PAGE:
An unrepresented seller might choose to lock out a real estate agent because of money. They don't want to pay a real estate commission. Some of them lose a lot of money because of this perception. But that's their loss and your gain. I've seen a lot of FSBOs underprice. It's also common for a home buyer to wonder if the seller is hiding a defect or some other problem because they don't want an agent involved, and that's quite possible as well.
Tips for Home Buying Without an Agent
Before moving forward to buy a home from a for sale by owner, ask the seller if you can let your agent represent you. The seller might be willing to pay a commission for a buyer's agent, which means your agent costs you nothing. It's worth asking about. If not, here's what you do:
- Find out how much comparable homes sold for before making an offer. The prices of active listings are pretty much worthless and not indicative of value.
- Build contingencies into your offer. You need a way to cancel the contract if everything is not to your satisfaction without risking your earnest money deposit.
- Get a home inspection. Don't hire a home inspector from a list, ask around for a recommendation.
- Hire a real estate lawyer. Real estate advice is not expensive. Expect to pay $200 to $500 for a lawyer to review your contract and offer advice.
- Make sure you buy or the seller pays for a title insurance policy. You should get clean title, free from liens and encumbrances.
The Risks of Home Buying Without an Agent
I would be remiss if I didn't point out that some home buyers, especially first-time home buyers, are wary of real estate agents. They don't trust them. They think that real estate agents care only about closing the deal and not about them. A small percentage of real estate agents are like that, but the larger percentage care deeply about providing quality service and treating clients honestly and ethically.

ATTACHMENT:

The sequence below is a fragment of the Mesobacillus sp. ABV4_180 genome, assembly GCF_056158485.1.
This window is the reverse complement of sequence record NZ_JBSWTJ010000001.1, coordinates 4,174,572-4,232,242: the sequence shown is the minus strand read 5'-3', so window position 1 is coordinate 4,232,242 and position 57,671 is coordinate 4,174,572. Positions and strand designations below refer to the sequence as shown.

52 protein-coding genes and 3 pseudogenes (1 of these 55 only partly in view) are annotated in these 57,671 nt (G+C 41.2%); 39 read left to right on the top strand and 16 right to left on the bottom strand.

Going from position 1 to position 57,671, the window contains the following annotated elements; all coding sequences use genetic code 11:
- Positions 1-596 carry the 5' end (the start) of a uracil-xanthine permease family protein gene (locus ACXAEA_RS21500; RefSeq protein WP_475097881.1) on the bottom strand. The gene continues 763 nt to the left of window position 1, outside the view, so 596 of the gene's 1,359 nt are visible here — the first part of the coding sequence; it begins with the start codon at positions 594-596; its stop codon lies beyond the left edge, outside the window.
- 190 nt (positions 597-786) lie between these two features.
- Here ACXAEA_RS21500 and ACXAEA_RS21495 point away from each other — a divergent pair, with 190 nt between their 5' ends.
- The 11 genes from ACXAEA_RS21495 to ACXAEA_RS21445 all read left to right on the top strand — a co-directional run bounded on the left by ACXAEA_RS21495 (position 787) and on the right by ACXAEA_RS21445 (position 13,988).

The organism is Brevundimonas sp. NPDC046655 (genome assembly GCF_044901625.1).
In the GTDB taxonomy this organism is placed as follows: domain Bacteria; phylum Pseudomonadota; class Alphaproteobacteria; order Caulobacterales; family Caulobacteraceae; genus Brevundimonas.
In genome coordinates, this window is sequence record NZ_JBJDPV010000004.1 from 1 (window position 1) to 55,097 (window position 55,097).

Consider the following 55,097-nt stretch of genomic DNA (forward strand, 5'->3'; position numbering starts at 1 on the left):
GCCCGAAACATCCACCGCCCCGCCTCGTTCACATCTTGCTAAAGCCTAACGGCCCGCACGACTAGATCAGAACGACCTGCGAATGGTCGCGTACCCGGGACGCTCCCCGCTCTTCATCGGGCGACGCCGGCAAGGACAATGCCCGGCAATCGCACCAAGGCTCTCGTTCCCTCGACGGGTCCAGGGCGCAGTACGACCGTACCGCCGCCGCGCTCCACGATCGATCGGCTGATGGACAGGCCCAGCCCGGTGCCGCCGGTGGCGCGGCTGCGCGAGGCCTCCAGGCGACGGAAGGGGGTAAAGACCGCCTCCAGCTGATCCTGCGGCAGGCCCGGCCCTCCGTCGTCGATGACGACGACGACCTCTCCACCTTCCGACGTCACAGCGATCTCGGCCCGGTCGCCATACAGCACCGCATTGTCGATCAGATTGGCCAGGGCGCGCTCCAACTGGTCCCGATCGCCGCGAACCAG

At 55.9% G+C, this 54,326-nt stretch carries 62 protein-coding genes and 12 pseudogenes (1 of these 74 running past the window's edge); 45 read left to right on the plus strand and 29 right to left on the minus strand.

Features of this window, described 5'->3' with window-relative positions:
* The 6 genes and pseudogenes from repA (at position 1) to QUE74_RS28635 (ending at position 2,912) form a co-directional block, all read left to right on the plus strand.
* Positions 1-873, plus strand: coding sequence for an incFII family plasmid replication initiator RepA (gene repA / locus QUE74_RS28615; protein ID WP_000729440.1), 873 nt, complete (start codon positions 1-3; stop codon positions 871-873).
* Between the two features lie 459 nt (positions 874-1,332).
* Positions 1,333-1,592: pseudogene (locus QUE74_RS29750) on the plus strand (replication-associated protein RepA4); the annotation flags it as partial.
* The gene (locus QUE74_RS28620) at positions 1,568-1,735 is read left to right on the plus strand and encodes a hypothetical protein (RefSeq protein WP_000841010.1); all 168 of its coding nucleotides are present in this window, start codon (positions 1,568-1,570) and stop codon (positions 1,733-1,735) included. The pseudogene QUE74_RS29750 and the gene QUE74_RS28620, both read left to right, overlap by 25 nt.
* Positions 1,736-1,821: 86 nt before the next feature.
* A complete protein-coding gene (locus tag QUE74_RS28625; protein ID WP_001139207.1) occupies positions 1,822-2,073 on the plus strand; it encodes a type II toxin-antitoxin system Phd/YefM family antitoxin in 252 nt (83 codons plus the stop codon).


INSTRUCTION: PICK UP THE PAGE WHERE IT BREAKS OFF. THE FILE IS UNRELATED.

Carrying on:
- Without an agent, you'll have to do your own negotiation. Negotiating an offer is very different than, say, buying a car, because the risks in buying a home far exceeds price considerations.
- Without an agent, you won't have a neighborhood specialist to rely on. Agents who sell in certain areas know facts about that neighborhood, which could be important to you and a seller might not disclose.
- Without an agent, you might not receive all of the seller disclosures that you are entitled by law to receive. Sellers might not purposely withhold a disclosure, but you probably won't know what to ask for.
- Without an agent, you might pay more for closing costs than is customary in your neck of the woods. Sellers might make you pay for everything, and you wouldn't know the difference.
- Without an agent, you'll be left to decipher piles of paperwork filled with gobbledygook. An agent can explain the difference between a disclosure and an agreement, and help you to understand what you sign.
- Without an agent, you'll find your own mortgage. You won't know if your lender has a reputation for closing on time or whether you're getting the best rate and terms. It will be a shot in the dark.
- Without an agent, you'll be on your own to determine the types of inspections you should perform. Most buyers don't know how to spot potential problems such as dry rot or wet basements, or know how to determine if a sewer inspection is necessary.